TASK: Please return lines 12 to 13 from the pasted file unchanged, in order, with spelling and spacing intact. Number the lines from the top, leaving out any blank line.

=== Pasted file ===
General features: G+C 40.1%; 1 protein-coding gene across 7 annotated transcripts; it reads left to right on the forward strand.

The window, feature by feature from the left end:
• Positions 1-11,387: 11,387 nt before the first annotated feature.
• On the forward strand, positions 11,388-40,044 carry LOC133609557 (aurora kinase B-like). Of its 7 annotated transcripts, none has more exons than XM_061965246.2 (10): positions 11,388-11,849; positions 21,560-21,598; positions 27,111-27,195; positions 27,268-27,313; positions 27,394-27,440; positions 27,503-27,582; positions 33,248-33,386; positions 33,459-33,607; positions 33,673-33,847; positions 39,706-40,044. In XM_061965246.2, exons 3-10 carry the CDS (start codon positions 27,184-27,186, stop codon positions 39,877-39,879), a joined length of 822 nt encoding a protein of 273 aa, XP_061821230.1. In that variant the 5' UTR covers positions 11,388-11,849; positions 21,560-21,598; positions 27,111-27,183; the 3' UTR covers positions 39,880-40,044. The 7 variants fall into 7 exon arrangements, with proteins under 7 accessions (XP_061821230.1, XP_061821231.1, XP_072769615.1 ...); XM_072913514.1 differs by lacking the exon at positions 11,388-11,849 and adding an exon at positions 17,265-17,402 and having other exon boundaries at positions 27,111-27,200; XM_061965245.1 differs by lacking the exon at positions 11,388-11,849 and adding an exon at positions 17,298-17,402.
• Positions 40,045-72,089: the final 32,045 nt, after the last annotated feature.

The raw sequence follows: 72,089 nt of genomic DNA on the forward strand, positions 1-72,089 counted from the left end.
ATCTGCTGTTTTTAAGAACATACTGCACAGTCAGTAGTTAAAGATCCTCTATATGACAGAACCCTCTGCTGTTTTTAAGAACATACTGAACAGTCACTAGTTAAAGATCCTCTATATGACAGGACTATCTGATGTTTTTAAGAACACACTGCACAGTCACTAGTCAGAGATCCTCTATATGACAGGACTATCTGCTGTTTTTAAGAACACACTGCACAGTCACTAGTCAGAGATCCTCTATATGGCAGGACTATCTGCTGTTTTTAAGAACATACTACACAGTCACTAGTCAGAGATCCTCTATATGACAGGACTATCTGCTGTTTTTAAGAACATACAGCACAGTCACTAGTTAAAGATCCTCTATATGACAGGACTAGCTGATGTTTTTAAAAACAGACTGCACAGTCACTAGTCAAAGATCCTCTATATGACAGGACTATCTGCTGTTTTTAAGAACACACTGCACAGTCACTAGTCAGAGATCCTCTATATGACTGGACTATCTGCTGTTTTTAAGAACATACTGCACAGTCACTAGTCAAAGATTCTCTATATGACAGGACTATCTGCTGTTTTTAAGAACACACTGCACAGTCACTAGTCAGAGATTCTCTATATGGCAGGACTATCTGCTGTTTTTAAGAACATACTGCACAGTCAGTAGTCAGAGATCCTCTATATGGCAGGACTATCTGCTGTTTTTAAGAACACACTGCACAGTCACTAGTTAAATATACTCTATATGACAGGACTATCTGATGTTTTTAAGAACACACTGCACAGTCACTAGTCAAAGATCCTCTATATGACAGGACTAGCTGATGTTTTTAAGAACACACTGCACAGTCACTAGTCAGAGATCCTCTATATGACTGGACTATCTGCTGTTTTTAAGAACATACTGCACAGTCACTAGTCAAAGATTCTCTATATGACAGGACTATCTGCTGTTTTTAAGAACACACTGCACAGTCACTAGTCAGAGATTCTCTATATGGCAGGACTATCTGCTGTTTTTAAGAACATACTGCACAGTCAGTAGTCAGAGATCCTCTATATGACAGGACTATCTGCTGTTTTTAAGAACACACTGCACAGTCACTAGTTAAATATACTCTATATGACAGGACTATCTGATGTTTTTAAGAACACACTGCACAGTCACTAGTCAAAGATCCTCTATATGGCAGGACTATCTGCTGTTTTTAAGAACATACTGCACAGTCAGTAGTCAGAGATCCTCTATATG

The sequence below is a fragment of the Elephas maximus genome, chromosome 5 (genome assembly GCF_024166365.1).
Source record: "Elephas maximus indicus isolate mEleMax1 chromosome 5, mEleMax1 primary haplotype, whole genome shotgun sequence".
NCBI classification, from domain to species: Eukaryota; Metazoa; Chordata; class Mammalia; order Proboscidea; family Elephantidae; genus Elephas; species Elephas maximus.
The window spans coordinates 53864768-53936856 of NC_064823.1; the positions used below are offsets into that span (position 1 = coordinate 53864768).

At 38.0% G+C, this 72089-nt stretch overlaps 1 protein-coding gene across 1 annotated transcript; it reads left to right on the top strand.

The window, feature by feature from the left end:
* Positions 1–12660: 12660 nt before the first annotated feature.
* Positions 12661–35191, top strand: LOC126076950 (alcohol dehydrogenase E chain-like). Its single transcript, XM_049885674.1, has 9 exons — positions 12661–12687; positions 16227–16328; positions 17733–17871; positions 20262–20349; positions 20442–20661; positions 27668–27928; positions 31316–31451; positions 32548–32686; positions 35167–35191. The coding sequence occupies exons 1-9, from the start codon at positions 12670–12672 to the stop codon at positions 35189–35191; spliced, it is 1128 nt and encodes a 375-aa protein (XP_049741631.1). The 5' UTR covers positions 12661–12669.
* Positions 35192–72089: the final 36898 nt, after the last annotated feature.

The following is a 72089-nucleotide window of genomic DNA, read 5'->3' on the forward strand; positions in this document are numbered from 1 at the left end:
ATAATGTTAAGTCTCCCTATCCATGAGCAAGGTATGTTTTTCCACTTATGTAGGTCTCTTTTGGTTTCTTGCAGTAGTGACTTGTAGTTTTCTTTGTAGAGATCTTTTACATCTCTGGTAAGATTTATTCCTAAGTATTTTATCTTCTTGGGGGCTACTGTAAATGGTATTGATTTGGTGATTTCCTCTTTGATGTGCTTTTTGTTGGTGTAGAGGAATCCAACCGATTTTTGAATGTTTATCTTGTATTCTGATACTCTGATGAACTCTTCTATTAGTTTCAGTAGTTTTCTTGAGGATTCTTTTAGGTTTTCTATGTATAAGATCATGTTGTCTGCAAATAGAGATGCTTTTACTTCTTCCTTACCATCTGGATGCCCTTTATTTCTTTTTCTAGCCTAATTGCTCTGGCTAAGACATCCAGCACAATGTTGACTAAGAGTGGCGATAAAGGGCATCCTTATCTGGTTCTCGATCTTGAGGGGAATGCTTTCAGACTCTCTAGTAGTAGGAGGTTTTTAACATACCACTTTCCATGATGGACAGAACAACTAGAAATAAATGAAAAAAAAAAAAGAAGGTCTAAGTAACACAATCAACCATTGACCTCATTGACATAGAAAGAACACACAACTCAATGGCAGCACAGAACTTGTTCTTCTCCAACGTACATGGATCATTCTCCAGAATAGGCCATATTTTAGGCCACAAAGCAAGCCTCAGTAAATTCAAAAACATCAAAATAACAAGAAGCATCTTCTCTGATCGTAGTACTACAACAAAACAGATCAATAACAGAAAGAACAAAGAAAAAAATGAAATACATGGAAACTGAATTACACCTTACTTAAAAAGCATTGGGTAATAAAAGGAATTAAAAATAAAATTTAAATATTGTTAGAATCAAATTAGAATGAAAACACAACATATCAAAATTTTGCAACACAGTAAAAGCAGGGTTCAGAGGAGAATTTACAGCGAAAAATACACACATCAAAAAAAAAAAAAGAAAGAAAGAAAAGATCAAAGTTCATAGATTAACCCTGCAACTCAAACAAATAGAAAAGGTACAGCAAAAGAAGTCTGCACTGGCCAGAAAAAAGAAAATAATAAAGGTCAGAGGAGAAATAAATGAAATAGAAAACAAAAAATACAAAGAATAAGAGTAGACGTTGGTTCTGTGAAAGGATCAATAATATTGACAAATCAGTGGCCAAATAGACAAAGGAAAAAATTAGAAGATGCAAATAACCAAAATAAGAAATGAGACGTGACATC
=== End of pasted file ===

At 38.0% G+C, this 72089-nt stretch overlaps 1 protein-coding gene across 1 annotated transcript; it reads left to right on the top strand.

The window, feature by feature from the left end: